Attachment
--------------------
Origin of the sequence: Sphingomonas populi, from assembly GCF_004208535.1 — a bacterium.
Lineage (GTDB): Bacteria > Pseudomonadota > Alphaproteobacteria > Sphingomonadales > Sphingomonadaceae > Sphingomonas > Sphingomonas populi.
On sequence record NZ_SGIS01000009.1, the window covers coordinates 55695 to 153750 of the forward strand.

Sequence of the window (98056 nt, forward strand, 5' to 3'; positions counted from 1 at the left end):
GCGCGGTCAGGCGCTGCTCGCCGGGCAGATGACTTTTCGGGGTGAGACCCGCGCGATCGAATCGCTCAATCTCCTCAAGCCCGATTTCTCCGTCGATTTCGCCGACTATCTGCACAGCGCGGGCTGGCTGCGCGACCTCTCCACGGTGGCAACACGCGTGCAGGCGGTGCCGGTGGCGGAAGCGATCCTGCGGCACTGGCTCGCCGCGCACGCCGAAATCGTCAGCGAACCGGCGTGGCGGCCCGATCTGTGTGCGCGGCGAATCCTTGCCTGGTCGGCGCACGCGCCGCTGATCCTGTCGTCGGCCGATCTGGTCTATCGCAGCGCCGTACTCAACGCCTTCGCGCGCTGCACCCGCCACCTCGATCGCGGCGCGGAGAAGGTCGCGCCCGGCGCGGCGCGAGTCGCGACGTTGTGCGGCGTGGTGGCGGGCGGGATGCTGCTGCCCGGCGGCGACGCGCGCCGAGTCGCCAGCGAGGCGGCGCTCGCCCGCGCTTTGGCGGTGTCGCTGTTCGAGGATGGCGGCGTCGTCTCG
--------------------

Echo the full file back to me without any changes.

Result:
Origin of the sequence: Sphingomonas populi, from assembly GCF_004208535.1 — a bacterium.
Lineage (GTDB): Bacteria > Pseudomonadota > Alphaproteobacteria > Sphingomonadales > Sphingomonadaceae > Sphingomonas > Sphingomonas populi.
On sequence record NZ_SGIS01000009.1, the window covers coordinates 55695 to 153750 of the forward strand.

Sequence of the window (98056 nt, forward strand, 5' to 3'; positions counted from 1 at the left end):
GCGCGGTCAGGCGCTGCTCGCCGGGCAGATGACTTTTCGGGGTGAGACCCGCGCGATCGAATCGCTCAATCTCCTCAAGCCCGATTTCTCCGTCGATTTCGCCGACTATCTGCACAGCGCGGGCTGGCTGCGCGACCTCTCCACGGTGGCAACACGCGTGCAGGCGGTGCCGGTGGCGGAAGCGATCCTGCGGCACTGGCTCGCCGCGCACGCCGAAATCGTCAGCGAACCGGCGTGGCGGCCCGATCTGTGTGCGCGGCGAATCCTTGCCTGGTCGGCGCACGCGCCGCTGATCCTGTCGTCGGCCGATCTGGTCTATCGCAGCGCCGTACTCAACGCCTTCGCGCGCTGCACCCGCCACCTCGATCGCGGCGCGGAGAAGGTCGCGCCCGGCGCGGCGCGAGTCGCGACGTTGTGCGGCGTGGTGGCGGGCGGGATGCTGCTGCCCGGCGGCGACGCGCGCCGAGTCGCCAGCGAGGCGGCGCTCGCCCGCGCTTTGGCGGTGTCGCTGTTCGAGGATGGCGGCGTCGTCTCG